But still, even though you are marginal, unimportant, unprotected, cut loose, drifting, possibilities dwindling or gone, there is Expansion. You are chosen.


  1. 1.  Nice.

    Now playing in my head: http://tinyurl.com/6hu6ql

  2. 2.  Funny how the Blue Jays and Mariners could only select players from the American League. That just made those teams even worse at the beginning (although Seattle did finish one game ahead of Oakland in the AL West in 1977).

  3. 3.  Stan Thomas, not even mentioned above, is a complicated Expansion Day figure. He actually seemed to be someone who prior to the draft had a fair amount of possibilities–listed on the back of this card is his pre-Mariner career ERA of 2.91 in 201 major league innings–but as soon as he got to the Mariners he started tanking. In August, after compiling a 6.02 ERA in 13 games for the Mariners he was, according to Baseball-Reference.com, “Sent to the New York Yankees by the Seattle Mariners as part of a conditional deal.” What does this mean? No money mentioned. No other players. Did the Yankees promise to take the Mariner brass to Billy’s Topless the next time they were in town? Who knows? Whatever, Thomas was even worse for the Yankees, appearing in only 3 games and posting a 7.11 ERA. He did record one win, however, and perhaps even got a World Series ring on his way out into the oblivion beyond the major leagues.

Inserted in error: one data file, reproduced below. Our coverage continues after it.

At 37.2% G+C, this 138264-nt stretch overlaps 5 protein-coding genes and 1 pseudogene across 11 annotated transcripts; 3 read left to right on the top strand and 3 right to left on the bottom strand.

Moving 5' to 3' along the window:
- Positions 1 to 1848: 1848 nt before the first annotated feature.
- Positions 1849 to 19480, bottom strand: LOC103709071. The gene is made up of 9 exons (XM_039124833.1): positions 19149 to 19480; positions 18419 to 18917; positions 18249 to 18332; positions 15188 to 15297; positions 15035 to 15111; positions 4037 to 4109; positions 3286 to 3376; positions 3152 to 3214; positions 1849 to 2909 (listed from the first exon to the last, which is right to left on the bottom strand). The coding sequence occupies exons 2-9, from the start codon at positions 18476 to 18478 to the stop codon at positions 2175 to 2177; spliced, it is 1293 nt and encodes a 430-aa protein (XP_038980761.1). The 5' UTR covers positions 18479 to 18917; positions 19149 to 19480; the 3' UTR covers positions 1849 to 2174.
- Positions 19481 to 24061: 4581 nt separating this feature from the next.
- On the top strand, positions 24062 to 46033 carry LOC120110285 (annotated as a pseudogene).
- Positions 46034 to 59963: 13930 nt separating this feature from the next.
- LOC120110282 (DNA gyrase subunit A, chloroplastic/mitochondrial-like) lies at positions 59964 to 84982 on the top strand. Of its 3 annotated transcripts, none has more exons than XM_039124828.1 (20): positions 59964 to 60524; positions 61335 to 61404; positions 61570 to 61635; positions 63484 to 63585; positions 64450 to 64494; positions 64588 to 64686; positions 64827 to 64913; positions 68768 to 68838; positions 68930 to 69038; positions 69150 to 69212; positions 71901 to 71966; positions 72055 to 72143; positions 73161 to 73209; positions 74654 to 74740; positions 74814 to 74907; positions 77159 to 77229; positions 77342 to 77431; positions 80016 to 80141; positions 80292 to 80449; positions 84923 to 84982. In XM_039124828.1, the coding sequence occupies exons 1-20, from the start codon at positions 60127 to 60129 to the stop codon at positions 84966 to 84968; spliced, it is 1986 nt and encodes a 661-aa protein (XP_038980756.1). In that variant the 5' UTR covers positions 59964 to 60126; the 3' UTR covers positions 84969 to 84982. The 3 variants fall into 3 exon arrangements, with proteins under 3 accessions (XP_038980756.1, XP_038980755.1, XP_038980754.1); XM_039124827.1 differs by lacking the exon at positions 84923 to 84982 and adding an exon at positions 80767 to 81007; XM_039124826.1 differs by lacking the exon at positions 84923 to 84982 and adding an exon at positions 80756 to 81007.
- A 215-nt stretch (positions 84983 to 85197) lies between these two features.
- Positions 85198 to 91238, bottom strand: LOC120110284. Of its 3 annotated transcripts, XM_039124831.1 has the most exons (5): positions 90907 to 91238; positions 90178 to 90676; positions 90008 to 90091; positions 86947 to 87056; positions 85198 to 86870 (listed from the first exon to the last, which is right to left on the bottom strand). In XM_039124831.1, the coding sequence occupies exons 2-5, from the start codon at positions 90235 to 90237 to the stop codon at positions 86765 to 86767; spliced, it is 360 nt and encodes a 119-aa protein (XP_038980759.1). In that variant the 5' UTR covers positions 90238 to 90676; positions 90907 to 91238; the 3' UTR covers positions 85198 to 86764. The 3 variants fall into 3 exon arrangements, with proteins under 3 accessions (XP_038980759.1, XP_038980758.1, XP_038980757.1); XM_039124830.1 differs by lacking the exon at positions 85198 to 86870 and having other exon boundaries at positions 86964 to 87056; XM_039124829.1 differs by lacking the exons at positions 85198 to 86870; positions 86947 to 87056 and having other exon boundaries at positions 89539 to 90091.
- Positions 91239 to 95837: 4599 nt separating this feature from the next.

4. 4.  FYI: There’s a recent comment on the Jeff Torborg (Indians) post that recounts a blown no-hitter, plus (fittingly, considering the rancor of the post), there’s some recent Yankee fan-Red Sox fan sniping at the tail end of my Wade Boggs (Yankees) diatribe. Also, Walbers provides a link to the roster of the infamous San Jose Bees team in comments at the end of the post on Cardinal (and Bee) Ken Reitz.

  5. 5.  Happy Festivus! Will you have an aluminum pole to symbolize your holiday? Who will perform the feats of strength — Stan Thomas? Can’t wait for the airing of grievances!

  6. 6.  The Mets made a lot of so-called “conditional deals” in the wake of their expansion as well. These were mainly deals where they’d pay some nominal fee for a look-see of a guy and full retail $$ only if he stuck with the team past X date or whatever. They got Run Hunt this way but kissed a lot of frogs first.

  7. 7.  Nothing in Stan Thomas’s Yankee life became him like the leaving of it. He was traded to the White Sox for Jim Spencer, who became a useful spare part in NY.

  8. 8.  6 : Thanks for that explanation. I wonder how that applies to the Stan Thomas deal. He didn’t stick very long for the Yankees, but as mentioned in 7 he was used to acquire a guy who did stick. I wonder what the Mariners ever got for him, if anything. Upon such unanswerable questions may a religion arise!

    Speaking of mysteries, that Spencer deal is kinda hard to figure from the White Sox perspective. Thomas and a minor leaguer for Spencer and a couple other guys doesn’t quite equate; Spencer had just put up decent power numbers and won a Gold Glove in ’77. I guess there was still hope that Stan Thomas would regain the promise of his pre-Mariner years.

  9. 9.  Playing for the Mariners must have crushed his spirit, and not even a stint with the Yankees was able to revitalize it. Whereas teams like Colorado and Florida at least had a chance to assemble competitive teams, Toronto and Seattle had no such chance.